Triplet Hip Shimmys may be done "up-down-up, down-up-down, up-up-down" etc. There are many variations. Triplet is used according to standard musical terminology:  it denotes 3 movements done to 2 beats of music
(Count 1&2 3&4 in 4/4 time).
Similar patterns (up-down-up, etc.) could be done to 3/4 or 6/8 time music yielding a 3/4 or 6/8 shimmy.  
Note:   There is some confusion over the term 3/4 shimmy.  Naming conventions used here attempt to resolve the confusion by basing names on the time signature (count) of the music.
I.E.. all 2/4, 4/4, or 8/8 time signatures will take a triplet shimmy
3/4 music will yield a 3/4 shimmy.
Recommended video to learn shimmies: Suhaila Salimpour shimmy video

Locomotor Movements:
Beledi Walk, Shimmy Walk, Grapevine Step, Ghawazee, Algerian Walk, Double-Algerian, Twist walk, Saidi Hops, & many other variations on the basic walk.  Armenian and Persian dance has footwork identical to the Hip-Hop zigzag or float (also called Suzie Q)

Turns:
Axis Turn (a pivot turn onto which a movement is layered.}
Dancer turns on her own axis. Could be described--front side back side, around the world, etc.  Hip drops, hip circles, hip undulations etc. are commonly layered onto an Axis Turn.
Chaine Turns (shen-ay = chain) Sequential turns moving across the floor
Spins--sometimes called paddle turn. Dancer spins in one place
Barrel Turns--a spin spotting the floor. See the movie Latcho Drom

Poses, Floorwork, and balancing moves for bellydance:

Belly Dance makes use of poses which highlight a dancer's flexibility and/or balancing skill with a prop.
The Standing Back Bend (Model: Natasya Katsikaris) is used in almost all styles of Belly Dance. Another back bend
Although not used in all styles of Belly Dance, Floorwork is an integral part of many styles. Some floorwork poses are similar to Yoga poses. Where applicable, yoga names are listed along with the descriptive name.
Yoga names for poses taken from B.K.S. Iyengar's Light On Yoga
kneeling back bend (Model: JoAnn Terry)
Turkish Back Bend / Supta Virasana (Models: Byzantium Dancers at Ojai Day 2003)
Turkish backbend / Supta Virasana Variation (Model: Paris Maloof at Ventura Bellydance Festival)
Splits / Hanumanasana (Models: Fusion Studio students Kaeili & Cassi)  Splits w/ 5th position arms (Joann Terry)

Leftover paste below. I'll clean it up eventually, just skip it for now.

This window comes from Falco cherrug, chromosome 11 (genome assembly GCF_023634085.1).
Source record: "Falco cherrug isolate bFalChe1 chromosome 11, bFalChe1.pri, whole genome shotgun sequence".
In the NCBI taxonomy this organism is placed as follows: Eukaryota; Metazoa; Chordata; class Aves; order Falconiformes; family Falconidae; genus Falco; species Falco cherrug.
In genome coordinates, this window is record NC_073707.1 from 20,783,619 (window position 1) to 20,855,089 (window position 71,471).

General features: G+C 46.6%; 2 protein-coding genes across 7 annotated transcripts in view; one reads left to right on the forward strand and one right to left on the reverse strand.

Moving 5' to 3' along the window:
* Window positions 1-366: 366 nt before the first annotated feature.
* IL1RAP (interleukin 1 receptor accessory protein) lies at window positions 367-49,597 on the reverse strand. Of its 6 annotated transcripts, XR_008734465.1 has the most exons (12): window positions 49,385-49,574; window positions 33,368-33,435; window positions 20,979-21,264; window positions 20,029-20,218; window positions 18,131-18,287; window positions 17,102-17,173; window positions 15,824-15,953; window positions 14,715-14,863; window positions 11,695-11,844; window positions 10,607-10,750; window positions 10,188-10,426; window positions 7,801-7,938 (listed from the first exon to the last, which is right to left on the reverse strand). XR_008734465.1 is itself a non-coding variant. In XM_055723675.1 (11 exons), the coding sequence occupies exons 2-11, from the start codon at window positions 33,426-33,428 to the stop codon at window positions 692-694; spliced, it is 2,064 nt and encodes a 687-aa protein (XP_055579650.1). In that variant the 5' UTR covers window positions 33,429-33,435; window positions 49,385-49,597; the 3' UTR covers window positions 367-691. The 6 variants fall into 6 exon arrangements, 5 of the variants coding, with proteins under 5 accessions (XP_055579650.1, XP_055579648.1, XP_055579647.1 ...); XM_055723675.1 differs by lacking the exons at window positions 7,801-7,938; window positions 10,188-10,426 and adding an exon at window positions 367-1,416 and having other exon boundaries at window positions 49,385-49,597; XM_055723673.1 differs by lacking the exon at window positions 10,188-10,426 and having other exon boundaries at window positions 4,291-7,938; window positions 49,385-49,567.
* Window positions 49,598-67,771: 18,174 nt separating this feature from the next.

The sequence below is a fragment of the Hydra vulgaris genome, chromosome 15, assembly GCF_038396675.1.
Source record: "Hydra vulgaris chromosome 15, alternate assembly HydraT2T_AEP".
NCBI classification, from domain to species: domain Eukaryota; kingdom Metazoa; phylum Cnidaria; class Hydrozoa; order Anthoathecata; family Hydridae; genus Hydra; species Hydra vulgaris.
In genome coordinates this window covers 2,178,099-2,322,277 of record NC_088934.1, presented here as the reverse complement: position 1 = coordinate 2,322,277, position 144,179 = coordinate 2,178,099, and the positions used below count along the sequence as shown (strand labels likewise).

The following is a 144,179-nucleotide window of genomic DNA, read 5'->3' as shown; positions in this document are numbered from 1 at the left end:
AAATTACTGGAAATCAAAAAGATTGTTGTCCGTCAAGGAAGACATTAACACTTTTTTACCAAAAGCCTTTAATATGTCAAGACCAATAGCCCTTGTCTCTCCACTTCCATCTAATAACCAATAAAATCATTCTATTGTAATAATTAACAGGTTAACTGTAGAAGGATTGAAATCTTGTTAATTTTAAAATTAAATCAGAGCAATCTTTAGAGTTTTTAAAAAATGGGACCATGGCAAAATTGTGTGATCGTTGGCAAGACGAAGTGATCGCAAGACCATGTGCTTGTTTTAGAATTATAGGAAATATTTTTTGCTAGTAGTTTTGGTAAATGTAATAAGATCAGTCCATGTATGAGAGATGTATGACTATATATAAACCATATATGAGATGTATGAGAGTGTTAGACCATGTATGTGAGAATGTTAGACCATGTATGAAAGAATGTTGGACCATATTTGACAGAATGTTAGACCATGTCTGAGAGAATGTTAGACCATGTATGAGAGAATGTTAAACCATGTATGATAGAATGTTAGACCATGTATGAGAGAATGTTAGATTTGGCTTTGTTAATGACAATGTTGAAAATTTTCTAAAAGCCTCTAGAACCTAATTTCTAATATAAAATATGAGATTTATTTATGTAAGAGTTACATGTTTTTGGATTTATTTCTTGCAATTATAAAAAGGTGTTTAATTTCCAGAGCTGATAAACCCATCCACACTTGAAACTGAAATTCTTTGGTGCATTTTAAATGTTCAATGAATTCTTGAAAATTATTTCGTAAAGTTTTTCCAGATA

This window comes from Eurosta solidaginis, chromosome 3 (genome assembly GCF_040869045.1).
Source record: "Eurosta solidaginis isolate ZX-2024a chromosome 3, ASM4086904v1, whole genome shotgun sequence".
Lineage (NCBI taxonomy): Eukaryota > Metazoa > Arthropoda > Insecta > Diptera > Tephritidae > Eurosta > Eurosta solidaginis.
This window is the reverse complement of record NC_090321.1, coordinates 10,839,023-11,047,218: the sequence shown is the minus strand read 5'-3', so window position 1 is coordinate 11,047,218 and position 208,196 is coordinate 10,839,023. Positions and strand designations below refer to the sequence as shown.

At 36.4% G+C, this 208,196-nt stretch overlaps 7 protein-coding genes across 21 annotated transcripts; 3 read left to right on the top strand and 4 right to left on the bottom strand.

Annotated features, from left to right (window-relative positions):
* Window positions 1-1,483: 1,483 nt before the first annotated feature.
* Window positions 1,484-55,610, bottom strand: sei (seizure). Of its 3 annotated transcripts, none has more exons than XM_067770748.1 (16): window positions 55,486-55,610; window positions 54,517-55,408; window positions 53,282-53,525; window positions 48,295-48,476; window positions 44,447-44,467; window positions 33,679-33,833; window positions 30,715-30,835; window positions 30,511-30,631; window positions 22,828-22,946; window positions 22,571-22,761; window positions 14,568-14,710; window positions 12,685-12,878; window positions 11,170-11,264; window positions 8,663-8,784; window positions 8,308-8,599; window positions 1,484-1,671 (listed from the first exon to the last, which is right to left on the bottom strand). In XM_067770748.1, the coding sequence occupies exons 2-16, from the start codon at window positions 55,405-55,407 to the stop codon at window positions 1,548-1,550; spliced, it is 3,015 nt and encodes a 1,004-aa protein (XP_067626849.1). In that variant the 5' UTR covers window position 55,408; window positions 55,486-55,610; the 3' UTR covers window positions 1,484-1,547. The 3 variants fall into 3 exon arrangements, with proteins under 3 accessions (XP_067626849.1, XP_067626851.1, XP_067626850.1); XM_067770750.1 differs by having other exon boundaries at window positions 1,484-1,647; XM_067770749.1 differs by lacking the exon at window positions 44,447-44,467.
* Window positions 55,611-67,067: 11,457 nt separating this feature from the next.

Cobra / Bhujangasana   (often done balancing a sword or other prop)
Model: JoAnn Terry
The following are all variations of Vasisthasana. I am calling them Side Cobras since they are usually done in series with the Cobra (above).  
Side Cobra Model: Amara at Ventura Bellydance Festival
Side Cobra , Side Cobra (low) , Side Cobra (high) Model: JoAnn Terry
Pigeon Pose with Sword (EkaPadaRajaKapotasana) Model: Paris Maloof at Ventura Bellydance Festival.


zill rhythms for near eastern dance

Triplet Zills (2/4)
tk
D
tk
D
tk
D
tk
D
1&
2
3&
4
1&
2
3&
4
Beledi Zills (8/8)
D
D
tk
T
D
tk
T
tk
1
2
3&
4
5
6&
7
8&
Bolero Zills (8/8)
D
tk
D
t
D
t
D
t
1
2&
3
4
5
6
7
8

level 2 & 3 zill rhythms

Tsiftetelli (16/8)
Dtk
tkT
tktk
T tk
tkD
tkD
tkP
rest
1/2
3/4
5/6
7/8
9/10
11/12
13/14
15/16

Karsilama 9/8
D
tk
D
tk
D
tk
D
T
T
1
2
3
4
5
6
7
8
9


Key:
D = Dun (bass note, 1 count)
T = Tek (high note, 1 count)
P = Pop (accent note, 1 count)
tk = tekka (2 sounds in 1 beat  "1&" )

 

Belly dance Styles YouTube examples:

New World Bellydance Styles:
American Cabaret or Orientale
American Cabaret ... more ... more ...

American Tribal Style (ATS - Nericcio format)
American Tribal Style

Youtube of ATS bellydance
Youtube - ATS to 6/8 rhythm

Modern Fusion - Vintage Revival
Rachel Brice & The Indigo , Rachel Brice Solo
Modern Tribal Fusion
Zoe Jakes, UnMata

Old World & Traditional Dances
Rajathani dance influened American Tribal Style belly dance
Egyptian Style
(Raqs Sharqi) More ...
Classic Egyptian Style
Egyptian party dance on TV with star Dina
Folkloric or Beledi Egyptian Style
Katy - classic Egyptian my favorite
Katy was a Greek dancer who lived and danced in Egypt during the "golden era" of Egyptian musical films
Lebanese style belly dance
Amani, my favorite lebanese dancer,  more ... more ...
Turkish style
Turkish Roman (Gypsy) style
Lesson in Turkish Roman style
excellent Turkish Roma dance... and more
male Turkish Roma dance ... a more macho guy
Real *Gypsy* dance ... more ...  hungarian ... more ...
Skirt Work is Eastern Europe Roma ... not so much Turkish
Please note the difference between Americanized "fantasy Gypsy style" and real Romanes ...
Greek Tsiftetelli (Belly dance) more ... party style ...
Greek-American 9/8
Tsiftetelli to Bourneli - classic song
Flamenco Fusion Belly dance